JpGU-AGU Joint Meeting 2017

Presentation information

[EE] Poster

S (Solid Earth Sciences) » S-CG Complex & General

[S-CG62] [EE] Dynamics in mobile belts

Tue. May 23, 2017 5:15 PM - 6:30 PM Poster Hall (International Exhibition Hall HALL7)

[SCG62-P05] Toyama Trough Shear Zone of Japan Sea and active tectonics along Japan margin of Amur Plate

*Akira Takeuchi1 (1.Faculty of Science, University of Toyama)

Keywords:Japan Sea, neotectonics, Toyama Trough, tectonic inversion, Amur Plate

In Japan, crustal earthquakes continue to occur along strain-concentrating zones on the Japan Sea side and inland Honshu since the 1995 Hyogo-ken-Nanbu earthquake. In addition, following the occurrence of the 2011 off the Pacific coast of Tohoku Earthquake, trench-type interplate earthquakes and intraplate crustal earthquakes in the inner belt of the island arc have been discussed widely. Moreover, marine resource development based on the national Basic Plan on Ocean Policy, crustal structure survey integrating land and sea areas, earthquake / geodetic observation, etc. were carried out densely and data accumulated.

This paper re-analyzed and elucidated the geologic structure and its development along the eastern margin of Japan Sea, including the southeastern Japan Basin, the eastern Yamato Basin and Toyama Trough, based mainly on the recent data sets of seismic investigations for resource-exploring and earthquake disaster prevention. The obtained results corroborate a two-stage model of the back-arc spreading with large shear zone in a north-south trend along the eastern border of Japan Basin and Yamato Basin.

The new findings were as follows:
1) Regional geologic structure, including not only the present-day active faults but also the suspended Miocene faults, in the reactivated Honshu arc and its back-arc basin became clear.
2) The N-S striking system, one of three fault systems observed in the present Toyama Trough, was traced not only southerly along the Itoigawa-Shizuoka tectonic line, but also northerly up to the eastern termination of Yamato Basin.
3) During the time of a clockwise rotation at around 17 Ma in southwestern Japan, the 2nd stage of back-arc spreading occurred in and around Yamato Basin. The Toyama Trough shear zone was widespread with being accompanied by NW-SE trending left-lateral strike-slip faulting.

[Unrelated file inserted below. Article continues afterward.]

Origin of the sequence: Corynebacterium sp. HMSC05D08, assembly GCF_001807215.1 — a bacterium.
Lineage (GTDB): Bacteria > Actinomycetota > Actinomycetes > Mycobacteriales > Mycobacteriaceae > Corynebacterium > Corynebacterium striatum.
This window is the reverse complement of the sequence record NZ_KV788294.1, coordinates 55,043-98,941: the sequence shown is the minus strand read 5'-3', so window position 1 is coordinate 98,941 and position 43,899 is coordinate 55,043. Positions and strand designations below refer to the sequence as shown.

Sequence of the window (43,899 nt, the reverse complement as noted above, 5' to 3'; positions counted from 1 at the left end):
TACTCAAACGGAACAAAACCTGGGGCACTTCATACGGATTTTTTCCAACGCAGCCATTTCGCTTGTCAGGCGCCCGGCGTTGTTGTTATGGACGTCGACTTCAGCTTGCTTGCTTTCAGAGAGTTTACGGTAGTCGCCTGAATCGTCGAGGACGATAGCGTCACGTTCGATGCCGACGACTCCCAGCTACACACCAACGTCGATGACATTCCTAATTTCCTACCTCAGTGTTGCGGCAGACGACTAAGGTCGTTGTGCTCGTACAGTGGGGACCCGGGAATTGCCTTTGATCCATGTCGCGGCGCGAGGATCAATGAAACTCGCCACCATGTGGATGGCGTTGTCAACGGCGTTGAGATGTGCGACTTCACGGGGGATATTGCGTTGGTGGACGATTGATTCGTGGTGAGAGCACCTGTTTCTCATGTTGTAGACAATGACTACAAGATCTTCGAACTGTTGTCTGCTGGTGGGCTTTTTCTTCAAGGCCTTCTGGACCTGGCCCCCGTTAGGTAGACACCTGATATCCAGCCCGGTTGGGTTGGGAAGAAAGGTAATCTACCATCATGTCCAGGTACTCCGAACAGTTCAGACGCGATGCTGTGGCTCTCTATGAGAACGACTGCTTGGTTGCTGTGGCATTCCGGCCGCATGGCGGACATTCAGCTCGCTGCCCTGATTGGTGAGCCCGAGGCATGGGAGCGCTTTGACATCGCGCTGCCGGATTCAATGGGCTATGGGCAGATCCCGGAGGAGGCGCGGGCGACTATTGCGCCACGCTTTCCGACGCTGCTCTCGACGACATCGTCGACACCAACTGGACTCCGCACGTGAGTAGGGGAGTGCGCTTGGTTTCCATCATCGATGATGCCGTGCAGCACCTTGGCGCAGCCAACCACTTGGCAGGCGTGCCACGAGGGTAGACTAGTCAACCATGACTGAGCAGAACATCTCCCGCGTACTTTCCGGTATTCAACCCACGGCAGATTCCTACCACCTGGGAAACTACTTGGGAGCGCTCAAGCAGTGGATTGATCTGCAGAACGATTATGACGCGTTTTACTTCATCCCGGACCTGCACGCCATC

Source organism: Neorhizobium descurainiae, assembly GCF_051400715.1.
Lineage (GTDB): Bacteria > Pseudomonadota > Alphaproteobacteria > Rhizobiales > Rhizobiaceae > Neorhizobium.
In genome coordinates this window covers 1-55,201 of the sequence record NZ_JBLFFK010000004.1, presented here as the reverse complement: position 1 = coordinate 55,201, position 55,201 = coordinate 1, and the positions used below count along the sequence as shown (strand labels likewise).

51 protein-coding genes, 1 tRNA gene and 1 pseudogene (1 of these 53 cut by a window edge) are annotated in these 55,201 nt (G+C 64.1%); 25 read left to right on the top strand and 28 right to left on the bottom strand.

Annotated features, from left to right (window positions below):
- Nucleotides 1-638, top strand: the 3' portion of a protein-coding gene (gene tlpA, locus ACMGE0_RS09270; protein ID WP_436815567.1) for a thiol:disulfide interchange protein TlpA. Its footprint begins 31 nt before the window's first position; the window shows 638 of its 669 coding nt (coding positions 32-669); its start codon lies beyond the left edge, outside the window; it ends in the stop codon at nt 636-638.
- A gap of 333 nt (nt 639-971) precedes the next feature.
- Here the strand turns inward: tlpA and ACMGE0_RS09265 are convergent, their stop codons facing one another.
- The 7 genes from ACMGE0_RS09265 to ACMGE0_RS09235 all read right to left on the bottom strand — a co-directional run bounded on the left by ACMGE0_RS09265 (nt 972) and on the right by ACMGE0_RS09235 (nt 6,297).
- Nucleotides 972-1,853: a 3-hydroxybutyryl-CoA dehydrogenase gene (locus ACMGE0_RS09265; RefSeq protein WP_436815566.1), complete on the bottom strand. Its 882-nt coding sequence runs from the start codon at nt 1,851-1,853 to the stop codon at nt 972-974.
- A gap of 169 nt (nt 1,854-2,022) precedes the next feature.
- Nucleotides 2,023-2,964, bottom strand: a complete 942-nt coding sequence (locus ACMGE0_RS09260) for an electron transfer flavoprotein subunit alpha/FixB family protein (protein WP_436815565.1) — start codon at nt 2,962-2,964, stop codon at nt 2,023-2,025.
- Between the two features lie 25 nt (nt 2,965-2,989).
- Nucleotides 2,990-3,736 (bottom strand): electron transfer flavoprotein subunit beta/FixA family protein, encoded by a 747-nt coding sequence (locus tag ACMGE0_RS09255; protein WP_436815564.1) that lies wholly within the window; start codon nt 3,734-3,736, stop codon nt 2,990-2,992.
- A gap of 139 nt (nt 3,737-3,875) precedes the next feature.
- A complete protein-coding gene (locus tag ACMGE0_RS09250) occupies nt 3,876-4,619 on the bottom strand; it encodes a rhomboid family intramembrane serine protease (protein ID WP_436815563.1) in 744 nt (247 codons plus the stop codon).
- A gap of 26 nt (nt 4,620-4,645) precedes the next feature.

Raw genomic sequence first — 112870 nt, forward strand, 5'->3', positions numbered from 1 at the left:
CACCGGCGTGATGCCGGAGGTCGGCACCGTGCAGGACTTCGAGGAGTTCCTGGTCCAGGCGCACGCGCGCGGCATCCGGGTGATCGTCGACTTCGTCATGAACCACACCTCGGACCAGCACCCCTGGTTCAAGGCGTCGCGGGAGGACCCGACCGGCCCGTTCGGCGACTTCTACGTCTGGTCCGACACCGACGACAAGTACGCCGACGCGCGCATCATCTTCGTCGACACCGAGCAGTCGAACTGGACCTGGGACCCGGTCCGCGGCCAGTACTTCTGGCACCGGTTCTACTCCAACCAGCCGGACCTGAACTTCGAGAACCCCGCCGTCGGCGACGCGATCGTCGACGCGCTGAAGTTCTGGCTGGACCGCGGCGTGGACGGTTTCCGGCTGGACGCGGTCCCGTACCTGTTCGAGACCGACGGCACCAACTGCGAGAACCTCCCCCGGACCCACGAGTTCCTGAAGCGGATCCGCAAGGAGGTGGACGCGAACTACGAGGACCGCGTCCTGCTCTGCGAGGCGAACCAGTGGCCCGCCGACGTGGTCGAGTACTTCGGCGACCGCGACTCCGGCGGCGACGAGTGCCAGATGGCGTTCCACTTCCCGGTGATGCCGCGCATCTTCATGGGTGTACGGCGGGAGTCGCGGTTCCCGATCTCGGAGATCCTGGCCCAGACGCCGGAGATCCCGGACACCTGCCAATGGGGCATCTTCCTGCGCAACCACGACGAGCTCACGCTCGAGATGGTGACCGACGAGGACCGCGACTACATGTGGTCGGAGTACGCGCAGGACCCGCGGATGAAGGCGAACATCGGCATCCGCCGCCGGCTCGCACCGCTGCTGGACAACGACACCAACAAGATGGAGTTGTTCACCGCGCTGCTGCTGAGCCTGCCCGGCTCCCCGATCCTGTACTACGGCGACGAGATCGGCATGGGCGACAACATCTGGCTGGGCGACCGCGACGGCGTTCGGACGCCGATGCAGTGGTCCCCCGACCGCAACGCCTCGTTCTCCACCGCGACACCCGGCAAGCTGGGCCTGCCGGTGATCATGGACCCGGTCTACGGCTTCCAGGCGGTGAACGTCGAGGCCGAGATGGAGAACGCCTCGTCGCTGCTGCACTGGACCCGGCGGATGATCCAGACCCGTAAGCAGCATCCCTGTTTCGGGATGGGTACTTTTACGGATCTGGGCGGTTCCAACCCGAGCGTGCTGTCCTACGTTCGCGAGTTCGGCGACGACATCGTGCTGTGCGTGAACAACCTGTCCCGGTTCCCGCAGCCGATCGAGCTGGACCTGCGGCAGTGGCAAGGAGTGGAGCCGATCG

4) A shift to a convergent mode was revolutionary as neotectonics in Central Japan from a divergent mode in the Japan Sea. Such a conversion was different in style and occurring time: E-W trending folds occurred in the Late Miocene at Noto Peninsula on the Southwest Japan arc side, probably under the effect of subduction of Philippine Sea Plate. The NE-SW trending fault/fold structure characterizing the southern Toyama Trough and the Shin-Etsu sedimentary basin on the Northeast Japan arc side is further delayed to become conspicuous after 4Ma, probably due to commencement of eastward motion of Amur Plate.
5) Based on the aspect of relative movement along the plate boundary between Amur and Okhotsk, the diversity of fault distribution of the target area is regarded as a combination of the "colliding side" and the "passive side" among the domain of island arc-arc collision along the Toyama Trough shear zone. On the collided side, "Normal inversion" excels dominantly throughout the inner zone of Northeast Japan arc including the eastern margin of the Japan Sea Basin. While on the colliding side, "conversion-in-sense-of-faulting" occurs in the inland of the Southwest Japan arc associated with the reactivated late-Cretaceous faults, and "anti-inversion" is seen in the back-arc basin. In the Yamato Trough, re-activity of the Miocene normal faults involved in the sea floor spreading is not recognized.
6) The Present strain concentration belt in Honshu, the Niigata-Kobe tectonic zone, is observed extended over along the Japan Sea side on the Northeast Japan arc through an inland area of the Southwest Japan arc, intersecting with the Itoigawa-Shizuoka tectonic line. Its manifestation in the late Quaternary time could be called as "revival Honshu arc" as a behavior of collision and coalesce of the two island arcs, Northeast and Southwest Japan arcs, concerning the interaction of the subducting Pacific Plate with the hanging two plates.